To them, I would say that the point of mindfulness isn’t to concentrate, focus or free your mind of thoughts! Rather, it is about paying attention:

  • To the thoughts coming and going
  • To how one’s focus and concentration change and shift over time
  • To emotions that rise and fall
  • To physical sensations that arise and drift away

I have noticed that a lot of people expect complete focus and concentration during a mindfulness practice. This should not be your expectation! Instead, go into your practice with an open mind and the knowledge that your thoughts and concentration will drift. If you begin by focusing on your breathing, for example, you may find yourself occupying your mind with something else entirely while you forget about the focus on your breath. This is okay! The point of mindfulness is to notice these moments and return to your focus. This is how you strengthen the mindfulness muscle!

As noted Buddhist meditation teacher Sharon Salzberg says, “The healing is in the return, not in never having left.”

Mindfulness Mistake #3 — Dismissing It as “Boring”

Whenever I hear someone describe mindfulness as “boring” I know they aren’t doing it right!

I can empathize with this response, though, especially when I hear it from Leaders. Leaders are usually dynamic, driven and exciting people. They are accustomed to high-energy situations and a fast pace of action. Mindfulness could not be more different from what they are used to in their “normal” lives. But in most cases, it is exactly what they need as the antidote to lives and careers that are running off the rails.

For those who find mindfulness boring, I would suggest some different tactics. As I mentioned above, mindfulness does not have to be practiced in still silence. So if you would prefer to engage in walking meditation or some other, more active method of mindfulness, I say go for it!

You can also try to shorten the time you sit in meditation, gradually increasing the time as your tolerance for stillness increases. For many leaders, the stillness and quiet aren’t the problem; rather, the problem is their negative reaction to the stillness and quiet. Learning to tolerate uncomfortable situations is a huge benefit of mindfulness, so I encourage you to do what you can to work through the boredom. I can promise you that on the other side is a richer, fuller and far less boring life!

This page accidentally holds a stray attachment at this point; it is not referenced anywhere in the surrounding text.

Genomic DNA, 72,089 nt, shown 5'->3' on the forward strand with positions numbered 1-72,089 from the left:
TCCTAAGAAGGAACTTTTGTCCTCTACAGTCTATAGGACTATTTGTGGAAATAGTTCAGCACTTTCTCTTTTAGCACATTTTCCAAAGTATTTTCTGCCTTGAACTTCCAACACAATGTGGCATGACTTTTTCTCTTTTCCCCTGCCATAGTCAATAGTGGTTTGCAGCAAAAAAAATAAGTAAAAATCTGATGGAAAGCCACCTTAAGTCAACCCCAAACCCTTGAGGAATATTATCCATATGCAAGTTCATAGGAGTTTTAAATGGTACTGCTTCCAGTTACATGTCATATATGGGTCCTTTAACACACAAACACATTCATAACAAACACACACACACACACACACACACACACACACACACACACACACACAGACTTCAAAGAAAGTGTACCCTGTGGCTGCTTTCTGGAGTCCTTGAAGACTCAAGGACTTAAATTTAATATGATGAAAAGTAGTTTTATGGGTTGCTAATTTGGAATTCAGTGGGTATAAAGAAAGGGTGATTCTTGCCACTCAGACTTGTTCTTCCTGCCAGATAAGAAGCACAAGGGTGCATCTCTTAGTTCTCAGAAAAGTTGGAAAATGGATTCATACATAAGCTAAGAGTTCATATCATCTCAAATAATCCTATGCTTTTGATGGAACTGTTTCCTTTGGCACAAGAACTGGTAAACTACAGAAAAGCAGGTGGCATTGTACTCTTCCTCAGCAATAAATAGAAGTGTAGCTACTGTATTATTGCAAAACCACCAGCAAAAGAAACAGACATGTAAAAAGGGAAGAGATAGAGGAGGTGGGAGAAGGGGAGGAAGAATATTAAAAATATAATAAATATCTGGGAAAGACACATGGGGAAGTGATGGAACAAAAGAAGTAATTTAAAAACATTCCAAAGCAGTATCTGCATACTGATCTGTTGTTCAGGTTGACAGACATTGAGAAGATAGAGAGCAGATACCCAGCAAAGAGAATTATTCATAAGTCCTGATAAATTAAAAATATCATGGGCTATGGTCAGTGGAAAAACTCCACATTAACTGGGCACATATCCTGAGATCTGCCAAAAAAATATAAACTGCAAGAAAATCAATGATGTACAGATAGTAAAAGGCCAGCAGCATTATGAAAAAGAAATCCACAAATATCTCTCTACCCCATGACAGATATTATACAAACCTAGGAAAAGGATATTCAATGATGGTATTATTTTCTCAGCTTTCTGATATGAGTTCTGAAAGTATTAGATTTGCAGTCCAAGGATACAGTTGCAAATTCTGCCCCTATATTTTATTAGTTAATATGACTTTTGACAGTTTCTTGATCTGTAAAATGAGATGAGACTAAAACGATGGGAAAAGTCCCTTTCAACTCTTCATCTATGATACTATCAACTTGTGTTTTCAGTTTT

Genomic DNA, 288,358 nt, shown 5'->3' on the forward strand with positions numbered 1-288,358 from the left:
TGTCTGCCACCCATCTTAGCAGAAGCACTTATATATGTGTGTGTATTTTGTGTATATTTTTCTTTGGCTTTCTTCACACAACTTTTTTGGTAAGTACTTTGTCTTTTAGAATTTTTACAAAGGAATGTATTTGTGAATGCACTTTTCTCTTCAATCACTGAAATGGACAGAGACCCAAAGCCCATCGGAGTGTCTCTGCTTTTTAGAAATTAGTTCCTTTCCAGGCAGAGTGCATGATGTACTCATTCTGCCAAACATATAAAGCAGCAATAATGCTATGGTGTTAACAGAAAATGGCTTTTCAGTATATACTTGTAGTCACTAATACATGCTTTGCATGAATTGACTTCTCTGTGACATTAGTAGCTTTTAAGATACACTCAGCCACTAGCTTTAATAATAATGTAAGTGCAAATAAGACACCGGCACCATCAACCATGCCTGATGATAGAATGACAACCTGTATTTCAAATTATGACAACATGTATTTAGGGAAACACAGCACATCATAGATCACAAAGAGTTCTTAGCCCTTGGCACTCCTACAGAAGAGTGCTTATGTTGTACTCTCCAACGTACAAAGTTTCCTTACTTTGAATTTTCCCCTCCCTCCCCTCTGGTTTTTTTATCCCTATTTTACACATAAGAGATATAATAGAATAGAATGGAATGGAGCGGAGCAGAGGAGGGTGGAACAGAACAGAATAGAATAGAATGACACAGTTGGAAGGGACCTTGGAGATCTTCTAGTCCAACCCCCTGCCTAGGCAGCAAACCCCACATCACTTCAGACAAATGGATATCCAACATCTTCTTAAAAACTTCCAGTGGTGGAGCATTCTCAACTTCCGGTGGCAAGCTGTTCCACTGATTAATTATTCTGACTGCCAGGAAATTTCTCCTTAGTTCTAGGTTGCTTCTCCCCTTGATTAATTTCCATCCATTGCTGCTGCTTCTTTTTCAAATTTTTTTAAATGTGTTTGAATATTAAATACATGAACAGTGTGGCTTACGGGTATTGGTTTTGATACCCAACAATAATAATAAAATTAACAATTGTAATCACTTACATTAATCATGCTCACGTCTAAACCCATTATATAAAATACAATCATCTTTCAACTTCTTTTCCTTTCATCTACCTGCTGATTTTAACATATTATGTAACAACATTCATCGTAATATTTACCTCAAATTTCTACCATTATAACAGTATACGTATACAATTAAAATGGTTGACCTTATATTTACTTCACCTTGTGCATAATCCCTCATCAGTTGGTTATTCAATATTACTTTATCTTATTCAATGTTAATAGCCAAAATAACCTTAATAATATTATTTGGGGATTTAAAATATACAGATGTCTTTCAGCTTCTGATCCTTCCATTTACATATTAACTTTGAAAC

As you develop your mindfulness practice, you will probably discover that it is the opposite of boring. Your internal world will come alive, and you will discover fascinating new aspects of yourself and your mind. It may seem boring at first, but trust me — when you have honed your mindfulness practice over time, it will become one of the aspects of your daily life that you look forward to the most.

We All Make Mindfulness Mistakes

These three mindfulness mistakes are very common, and they prevent a lot of individuals from experiencing the very real benefits of the practice. Thankfully, these mistakes are easily forgiven, and easily corrected. Remember, mindfulness is about the practice. We all make “mistakes” in our mindfulness practice, but the biggest mistake of all is dwelling on them. Instead, simply notice them happening and gently return to the practice. The more you do this, the more you will get out of mindfulness.